How Do You Even Get Started Buying A Home? – The First Time Buyer’s Guide
Buying a home can be a scary choice choice, but the benefits definitely outweigh the risks! In fact, if you aren’t already aware, check out my blog about the Benefits to buying over renting a home!
You will need to have some cash before you can make any offers. There are generally some up front costs when buying a home. The first one is Earnest Money – basically a certain amount of money (often about 1% in Denver these days) to show that you are making a legitimate offer. Yes, Earnest money is required, and will be added to your down payment.
Now, you may have to put some money down on the home out of your own pocket. This can range from 1% to 20% depending on the situation. But the higher rates are usually for people who are buying an investment property. Usually It’s around 3% to 3.5% for a first time buyer. However, there are a lot of programs to help you out. For more information about First time buyer financing, take a look at the links below.
Also Check out Financing for First Time Buyers, tips from loan adviser Brandon Wilkinson with People’s Home Equity!
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Choosing a REALTOR/Real Estate Agent – And is there even a difference?
The next step is to talk to a REALTOR, or real estate agent, (Yes, there is a difference). This person will evaluate your situation, explain the different roles they can take in the transaction, ask you to sign The Agency Agreement and help you find a home! There is no shortage of Real Estate Professionals in Denver today, so you will kind of have your pick. You want somebody you know will take the time to listen to your specific wants and needs. Experience definitely is a plus, but you want someone who will take the time to help you make the right choice, explaining their opinions, and helping you understand everything you may not understand, not just telling you what to do.
As I explained in The Agency Agreement, your agent has a fiduciary responsibility to you, and if you don’t believe they are holding up to that standard, you have the ability to terminate the contract, and even and report them to DORA.
As a part of the Metro Brokers team, I am a REALTOR. But I also believe that patience and thorough explanations are what make a good agent for any buyer. That’s why I work hard to make it the cornerstone of my practice, and the key to your experience! Use one of the blue buttons on this page to contact me directly…
Contracts & Financing – Why You Need A Realtor Part 1
So you have signed the agreement, now your agent will most likely send you to a lender to get Pre-Qualified, and advise you about the programs for which you are eligible, to help with down the down payment and closing costs. Most of the time, your agent will send you to a lender before signing the contract, but some will do it after. It just depends on the agent and the situation. This is a very important part of the process. You will want to pay very close attention, it could mean a big difference in the amount of $$ you pay every month!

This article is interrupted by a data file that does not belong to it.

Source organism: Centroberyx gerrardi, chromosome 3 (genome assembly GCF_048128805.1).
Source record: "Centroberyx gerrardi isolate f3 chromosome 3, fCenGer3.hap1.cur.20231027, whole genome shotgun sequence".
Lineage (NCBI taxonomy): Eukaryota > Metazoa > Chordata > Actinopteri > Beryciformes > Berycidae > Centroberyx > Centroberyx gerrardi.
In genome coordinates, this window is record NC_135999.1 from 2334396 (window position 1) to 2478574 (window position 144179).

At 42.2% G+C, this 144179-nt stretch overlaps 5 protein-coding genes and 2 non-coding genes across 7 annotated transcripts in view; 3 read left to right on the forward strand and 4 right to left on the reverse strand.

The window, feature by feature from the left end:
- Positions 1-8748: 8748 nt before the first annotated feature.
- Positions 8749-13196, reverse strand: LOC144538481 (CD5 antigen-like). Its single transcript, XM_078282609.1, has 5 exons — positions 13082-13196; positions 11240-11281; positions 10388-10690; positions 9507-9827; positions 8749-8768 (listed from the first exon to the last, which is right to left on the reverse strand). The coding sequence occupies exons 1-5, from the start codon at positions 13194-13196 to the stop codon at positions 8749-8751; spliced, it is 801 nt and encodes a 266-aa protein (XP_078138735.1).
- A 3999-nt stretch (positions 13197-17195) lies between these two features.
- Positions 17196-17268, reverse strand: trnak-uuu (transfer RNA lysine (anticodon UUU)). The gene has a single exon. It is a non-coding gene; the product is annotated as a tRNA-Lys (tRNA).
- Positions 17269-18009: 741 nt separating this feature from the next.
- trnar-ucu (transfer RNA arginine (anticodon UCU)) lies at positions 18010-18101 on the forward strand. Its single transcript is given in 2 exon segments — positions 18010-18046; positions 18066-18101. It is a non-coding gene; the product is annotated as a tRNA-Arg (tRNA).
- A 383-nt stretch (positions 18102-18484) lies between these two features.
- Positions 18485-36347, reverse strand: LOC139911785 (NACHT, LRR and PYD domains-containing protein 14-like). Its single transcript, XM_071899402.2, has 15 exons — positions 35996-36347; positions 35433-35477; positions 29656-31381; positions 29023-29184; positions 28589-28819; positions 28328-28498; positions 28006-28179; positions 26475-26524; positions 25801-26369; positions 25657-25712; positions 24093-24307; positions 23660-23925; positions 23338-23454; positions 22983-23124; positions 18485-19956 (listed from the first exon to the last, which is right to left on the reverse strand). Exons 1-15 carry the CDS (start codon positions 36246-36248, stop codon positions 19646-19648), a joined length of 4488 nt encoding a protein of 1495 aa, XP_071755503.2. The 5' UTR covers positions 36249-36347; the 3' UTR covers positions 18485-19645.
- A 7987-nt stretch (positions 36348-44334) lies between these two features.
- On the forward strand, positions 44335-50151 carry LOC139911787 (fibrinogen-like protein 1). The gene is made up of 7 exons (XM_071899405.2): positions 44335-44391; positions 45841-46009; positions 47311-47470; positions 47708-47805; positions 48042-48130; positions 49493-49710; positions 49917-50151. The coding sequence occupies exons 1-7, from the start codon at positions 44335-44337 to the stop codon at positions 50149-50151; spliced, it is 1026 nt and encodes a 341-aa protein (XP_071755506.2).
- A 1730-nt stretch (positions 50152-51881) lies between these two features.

From there, assuming everything goes well (It rarely does! A lot of the time buyers have to come back after fixing a couple of things. No big deal, it happens to most of us!!) you have a letter of qualification from the lender, a price range, and an idea of what you want, now comes the fun (and sometimes stressful) part – finding a home!
Your agent directs you to REcolorado and together you get a list of homes you like, and spend a few days looking at them. Then one day, There it is, the perfect home.
… So now what?
You tell your agent, and he starts drawing up some paperwork. The Contract To Buy and Sell Real Estate! This contract is huge! and there are a ton of potential pitfalls in it, if not handled correctly. Who knew buying a home could be so complicated?
Contract filled out, negotiated, offer made.
Now we wait!
Executing The Contract – Why You Need A Realtor Part 2
Your agent calls you the next day, “They put in a counter-offer”. A quick note about a counter-offer, if a seller sends you a counter-offer, they are not required to hold the property. So you must act quickly to accept or counter again (with a brand new contract), you never know when a better offer might come in. A listing is only “under contract” when one part accepts an offer, and the second party has been notified that they have accepted. It’s important to make note of that. A contract is not live until both parties have been notified that it has been accepted. This means that up until a seller has been notified that you have accepted their counteroffer, they can still accept another offer.
So now you have a contract. There’s inspection deadlines and acceptance deadlines and deadlines and deadlines. For every time one party is required to do an inspection, there is a deadline for the other party to approve or decline it. Declining it will effectively release both parties from the contract. So if you say you don’t like something that came up on the home inspection, Before the acceptance date, that’s it! No more contract!.
But for the sake of this article, let’s assume everything went according to plan
Closing Day! You Are No Longer a First Time Buyer!
After all the inspections and deadlines and headaches and issues, It’s finally here! The closing table! Generally you meet up at a predetermined location, The seller(s), Seller’s agent(s) and their assistants, You, Your agent(s) and their assistants, and the title company and lender. You fill out a ton of paperwork, and funds exchanged. And after your hands are sufficiently cramped from signing documents, it’s done! Congratulations, you are a homeowner!
Okay, so there you have it, my First Time Buyer’s guide to Buying a Home. I hope it was enlightening! If you have any questions, feel free to let me know below!
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